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Nation roundup for October 23

<p>Associated Press</p><p>An Apple employee demonstrates the new iPad Air, left, and iPad mini on Tuesday in San Francisco.</p>

Bankruptcy for Detroit weighed

DETROIT (AP) — Thousands of Detroit streetlights are dark. Many more residents have fled. Donors are replacing ambulances that limped around for 200,000 miles. Millions in debt payments have been skipped.

Is there really any doubt the city is broke?

A judge starts exploring that question Wednesday in an unusual trial to determine whether Detroit indeed is eligible to scrub its books in the largest public bankruptcy in U.S. history.

Unions and pension funds are claiming the city failed to negotiate in good faith before filing for Chapter 9 protection in July.

A city isn’t eligible for a makeover unless a judge finds that key steps have been met, especially good-faith talks with creditors earlier this year.

It’s a critical decision: If Detroit clears the hurdle, the case would quickly turn to how to solve at least $18 billion in debt and get city government out of intensive care.

“It’s a crucial point in the case,” said lawyer Chuck Tatelbaum, a bankruptcy expert in Fort Lauderdale, Fla. “There will be others, but this is the go or no-go. … If there was ever a poster child for what Congress decided when they enacted Chapter 9, it’s for a city like this.”

Apple unveils new Macs, iPad

SAN FRANCISCO (AP) — Apple Inc. is refreshing its iPad lineup and slashing the price of its Mac computers ahead of the holiday shopping season, as it faces an eroding tablet market share and growing competition from rival gadget makers.

Apple unveiled a new, thinner, lighter tablet called the “iPad Air” along with a slew of new Macs Tuesday at an event in San Francisco.

The iPad Air weighs just 1 pound, compared with 1.4 pounds for the previous version. Apple marketing chief Phil Schiller called the tablet a “screaming fast iPad.” He said it is eight times faster than the original iPad that came out in 2010.

The iPad Air will go on sale Nov. 1 and start at $499 for a model with 16 gigabytes of memory. Apple plans to phase out its third and fourth generation iPads while the iPad 2, which launched in 2011, continues selling at $399.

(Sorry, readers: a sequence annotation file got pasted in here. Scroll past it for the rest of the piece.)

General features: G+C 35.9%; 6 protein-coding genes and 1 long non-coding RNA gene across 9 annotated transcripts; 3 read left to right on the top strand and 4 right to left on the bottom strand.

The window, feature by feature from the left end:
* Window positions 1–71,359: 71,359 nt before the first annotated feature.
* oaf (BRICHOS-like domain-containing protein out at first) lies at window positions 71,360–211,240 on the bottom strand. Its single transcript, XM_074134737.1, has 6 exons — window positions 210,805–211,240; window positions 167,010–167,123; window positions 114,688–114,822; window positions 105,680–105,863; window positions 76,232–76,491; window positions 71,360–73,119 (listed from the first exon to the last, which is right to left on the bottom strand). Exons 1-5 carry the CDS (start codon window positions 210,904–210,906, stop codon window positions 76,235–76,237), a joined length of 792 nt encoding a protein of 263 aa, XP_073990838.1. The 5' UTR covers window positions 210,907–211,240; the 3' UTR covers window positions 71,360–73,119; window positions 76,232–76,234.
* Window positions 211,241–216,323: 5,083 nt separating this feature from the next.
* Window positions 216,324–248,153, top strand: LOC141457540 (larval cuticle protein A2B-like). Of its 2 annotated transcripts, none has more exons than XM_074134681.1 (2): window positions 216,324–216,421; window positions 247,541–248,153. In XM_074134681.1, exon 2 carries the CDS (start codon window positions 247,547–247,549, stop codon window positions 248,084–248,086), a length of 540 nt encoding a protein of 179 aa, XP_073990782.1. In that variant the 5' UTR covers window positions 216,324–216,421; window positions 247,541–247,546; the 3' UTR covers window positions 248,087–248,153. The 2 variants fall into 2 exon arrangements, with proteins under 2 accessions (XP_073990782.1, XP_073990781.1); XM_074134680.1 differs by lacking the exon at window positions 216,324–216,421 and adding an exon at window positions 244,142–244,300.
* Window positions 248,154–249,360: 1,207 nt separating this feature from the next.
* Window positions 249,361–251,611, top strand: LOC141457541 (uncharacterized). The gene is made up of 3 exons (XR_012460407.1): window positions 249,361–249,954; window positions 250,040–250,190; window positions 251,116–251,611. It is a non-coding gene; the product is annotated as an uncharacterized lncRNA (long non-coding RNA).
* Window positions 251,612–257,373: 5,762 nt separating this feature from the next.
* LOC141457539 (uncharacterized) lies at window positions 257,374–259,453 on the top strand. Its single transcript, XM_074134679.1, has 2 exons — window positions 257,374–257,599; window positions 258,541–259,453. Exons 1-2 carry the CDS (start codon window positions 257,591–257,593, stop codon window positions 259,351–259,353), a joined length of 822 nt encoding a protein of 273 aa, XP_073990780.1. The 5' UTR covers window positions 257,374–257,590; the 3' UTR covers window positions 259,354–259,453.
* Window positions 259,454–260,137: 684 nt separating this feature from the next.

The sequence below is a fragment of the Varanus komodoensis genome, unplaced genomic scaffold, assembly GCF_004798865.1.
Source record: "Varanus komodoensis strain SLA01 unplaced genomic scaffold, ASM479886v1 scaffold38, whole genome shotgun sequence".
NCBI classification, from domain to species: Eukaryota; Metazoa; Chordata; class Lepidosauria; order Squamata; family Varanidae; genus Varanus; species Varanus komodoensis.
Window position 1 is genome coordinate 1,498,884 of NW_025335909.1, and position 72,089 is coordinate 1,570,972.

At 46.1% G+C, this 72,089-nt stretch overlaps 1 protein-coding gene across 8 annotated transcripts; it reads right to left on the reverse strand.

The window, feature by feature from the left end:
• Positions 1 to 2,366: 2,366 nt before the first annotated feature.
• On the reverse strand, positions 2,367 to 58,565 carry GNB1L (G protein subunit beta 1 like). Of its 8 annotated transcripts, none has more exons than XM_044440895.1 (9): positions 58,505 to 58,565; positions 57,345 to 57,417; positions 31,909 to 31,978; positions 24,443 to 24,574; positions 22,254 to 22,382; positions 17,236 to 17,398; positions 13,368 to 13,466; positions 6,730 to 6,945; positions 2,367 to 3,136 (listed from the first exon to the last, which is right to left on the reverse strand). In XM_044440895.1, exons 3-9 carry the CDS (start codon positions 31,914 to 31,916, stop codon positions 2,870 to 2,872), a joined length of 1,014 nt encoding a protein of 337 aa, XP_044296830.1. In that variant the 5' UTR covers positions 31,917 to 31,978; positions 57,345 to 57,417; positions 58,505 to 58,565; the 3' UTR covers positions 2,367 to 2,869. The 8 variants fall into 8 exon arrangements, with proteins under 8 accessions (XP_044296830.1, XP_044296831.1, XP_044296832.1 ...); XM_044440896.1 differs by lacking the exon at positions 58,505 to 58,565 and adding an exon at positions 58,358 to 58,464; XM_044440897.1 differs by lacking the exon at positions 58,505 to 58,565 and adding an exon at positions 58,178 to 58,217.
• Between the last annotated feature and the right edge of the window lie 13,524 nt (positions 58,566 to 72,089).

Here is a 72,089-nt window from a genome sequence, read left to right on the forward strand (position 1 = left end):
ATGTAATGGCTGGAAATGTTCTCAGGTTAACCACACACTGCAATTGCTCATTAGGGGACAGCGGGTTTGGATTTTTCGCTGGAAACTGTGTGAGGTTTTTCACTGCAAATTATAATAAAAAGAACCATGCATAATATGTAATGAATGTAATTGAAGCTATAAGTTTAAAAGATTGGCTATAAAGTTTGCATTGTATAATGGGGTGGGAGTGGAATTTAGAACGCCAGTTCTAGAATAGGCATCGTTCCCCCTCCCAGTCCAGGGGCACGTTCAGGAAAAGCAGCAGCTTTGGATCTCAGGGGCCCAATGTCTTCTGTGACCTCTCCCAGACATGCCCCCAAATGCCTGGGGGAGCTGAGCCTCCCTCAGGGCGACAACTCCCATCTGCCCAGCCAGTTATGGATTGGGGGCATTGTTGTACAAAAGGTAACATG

A new iPad Mini, meanwhile, will be available later in November starting at $399 for a 16-gigabyte model. It has a retina display designed to give it a clearer, sharper picture and the same 64-bit chip that powers the iPad Air.

S.F. transit strike comes to end

OAKLAND, Calif. (AP) — Trains in the San Francisco Bay Area were running again Tuesday after a tentative deal capped six months of contentious labor negotiations and two strikes that disrupted hundreds of thousands of daily commutes.

Limited Bay Area Rapid Transit train service began again around 6 a.m., two hours later than BART had said it would and not in time to prevent many commuters from turning to alternative transportation.

BART officials hoped trains would be running at full service in time for the afternoon commute. BART is the nation’s fifth-largest rail system, with an average weekday ridership of 400,000.

Morning traffic at the San Francisco-Oakland Bay Bridge toll plaza was snarled, and BART stations were emptier than normal, with a few people dotting platforms as news spread that the strike had ended.

S&P 500 reaches another record

NEW YORK (AP) — The prospect of more economic stimulus from the Federal Reserve pushed the Standard & Poor’s 500 index to a fourth consecutive record close Tuesday.

Investors also were encouraged by strong earnings from major U.S. companies such as Whirlpool, Delta Air Lines and Kimberly-Clark.

The U.S. economy added 148,000 jobs in September, the Labor Department reported Tuesday, lower than the 180,000 jobs forecast. The report was delayed for 2½ weeks because of a 16-day partial government shutdown.

Analysts are also expecting the upcoming jobs report for October to be weak because the shutdown may have dampened hiring.